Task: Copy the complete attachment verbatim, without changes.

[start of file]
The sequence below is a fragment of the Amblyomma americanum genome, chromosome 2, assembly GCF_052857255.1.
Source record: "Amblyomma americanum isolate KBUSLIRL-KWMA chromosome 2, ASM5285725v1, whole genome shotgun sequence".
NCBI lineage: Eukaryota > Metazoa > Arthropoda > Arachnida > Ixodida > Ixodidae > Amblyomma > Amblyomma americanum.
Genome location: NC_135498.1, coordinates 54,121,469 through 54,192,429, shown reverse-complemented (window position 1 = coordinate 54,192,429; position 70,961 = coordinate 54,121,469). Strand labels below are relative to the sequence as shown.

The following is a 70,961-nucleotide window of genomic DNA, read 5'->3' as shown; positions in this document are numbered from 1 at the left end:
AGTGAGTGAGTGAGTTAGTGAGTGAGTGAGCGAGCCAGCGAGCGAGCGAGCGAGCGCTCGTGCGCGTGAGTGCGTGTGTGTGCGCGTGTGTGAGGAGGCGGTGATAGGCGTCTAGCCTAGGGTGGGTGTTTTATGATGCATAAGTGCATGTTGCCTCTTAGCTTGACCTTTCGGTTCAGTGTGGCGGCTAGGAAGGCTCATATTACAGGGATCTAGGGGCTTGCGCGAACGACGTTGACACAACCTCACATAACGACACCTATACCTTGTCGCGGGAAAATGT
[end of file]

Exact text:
The sequence below is a fragment of the Amblyomma americanum genome, chromosome 2, assembly GCF_052857255.1.
Source record: "Amblyomma americanum isolate KBUSLIRL-KWMA chromosome 2, ASM5285725v1, whole genome shotgun sequence".
NCBI lineage: Eukaryota > Metazoa > Arthropoda > Arachnida > Ixodida > Ixodidae > Amblyomma > Amblyomma americanum.
Genome location: NC_135498.1, coordinates 54,121,469 through 54,192,429, shown reverse-complemented (window position 1 = coordinate 54,192,429; position 70,961 = coordinate 54,121,469). Strand labels below are relative to the sequence as shown.

The following is a 70,961-nucleotide window of genomic DNA, read 5'->3' as shown; positions in this document are numbered from 1 at the left end:
AGTGAGTGAGTGAGTTAGTGAGTGAGTGAGCGAGCCAGCGAGCGAGCGAGCGAGCGCTCGTGCGCGTGAGTGCGTGTGTGTGCGCGTGTGTGAGGAGGCGGTGATAGGCGTCTAGCCTAGGGTGGGTGTTTTATGATGCATAAGTGCATGTTGCCTCTTAGCTTGACCTTTCGGTTCAGTGTGGCGGCTAGGAAGGCTCATATTACAGGGATCTAGGGGCTTGCGCGAACGACGTTGACACAACCTCACATAACGACACCTATACCTTGTCGCGGGAAAATGT